Heavy fighting has broken out in several areas in Ethiopia’s northern region of Tigray between rebels and federal troops, reports say.
The rebel Tigray Defence Force (TDF) said it had seized several towns, where witnesses have told the BBC they have seen its fighters patrolling.
The federal Ethiopian army dismissed the claim, saying it was fake news.
This is the most serious fighting since November, when the Ethiopian government declared victory in the conflict.
Thousands of people have been killed and millions displaced in the war that started almost eight months ago.
Following the fighting, some five million people in Tigray are in need of food aid and more than 350,000 are living in famine conditions, according to a recent UN-backed estimate.
The reports of the fighting comes as ballots are being counted from Monday’s general election. No voting took place in Tigray because of the security situation.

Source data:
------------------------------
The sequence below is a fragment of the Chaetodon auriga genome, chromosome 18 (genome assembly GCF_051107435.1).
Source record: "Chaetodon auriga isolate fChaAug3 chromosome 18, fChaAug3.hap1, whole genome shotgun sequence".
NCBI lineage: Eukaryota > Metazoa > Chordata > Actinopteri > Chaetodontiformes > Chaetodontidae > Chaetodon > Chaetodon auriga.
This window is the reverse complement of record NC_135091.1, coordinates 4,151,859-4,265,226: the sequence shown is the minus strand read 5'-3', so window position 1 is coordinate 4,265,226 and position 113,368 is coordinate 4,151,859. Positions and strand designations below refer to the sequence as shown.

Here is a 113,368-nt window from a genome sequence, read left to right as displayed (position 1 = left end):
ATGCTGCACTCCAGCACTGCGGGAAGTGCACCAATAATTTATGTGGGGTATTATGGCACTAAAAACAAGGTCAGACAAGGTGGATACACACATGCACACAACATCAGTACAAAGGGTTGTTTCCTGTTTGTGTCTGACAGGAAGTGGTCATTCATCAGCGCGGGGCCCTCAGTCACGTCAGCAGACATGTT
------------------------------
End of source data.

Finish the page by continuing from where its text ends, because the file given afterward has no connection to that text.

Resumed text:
Rebel spokesman Gebre GebreTsadiq said that the TDF had launched the attack last week targeting several towns. He said the fighters had destroyed military vehicles and captured some soldiers.
Witnesses have told the BBC that rebel forces have entered the strategic town of Adigrat, which is just 45 km (30 miles) from the Eritrean border. If confirmed, this would be the most significant rebel advance since the war began.
Army spokesman Colonel Getnet confirmed there was fighting but denied that any towns, army equipment or soldiers had been captured.
“While the Ethiopian government was busy with the national elections and the GERD [Grand Ethiopian Renaissance Dam] issues, the terrorist TPLF [a key part of the TDF], along with its young recruits, was actively involved in terrorist activities,” he said.
He added that operations were underway to capture the rebel leaders.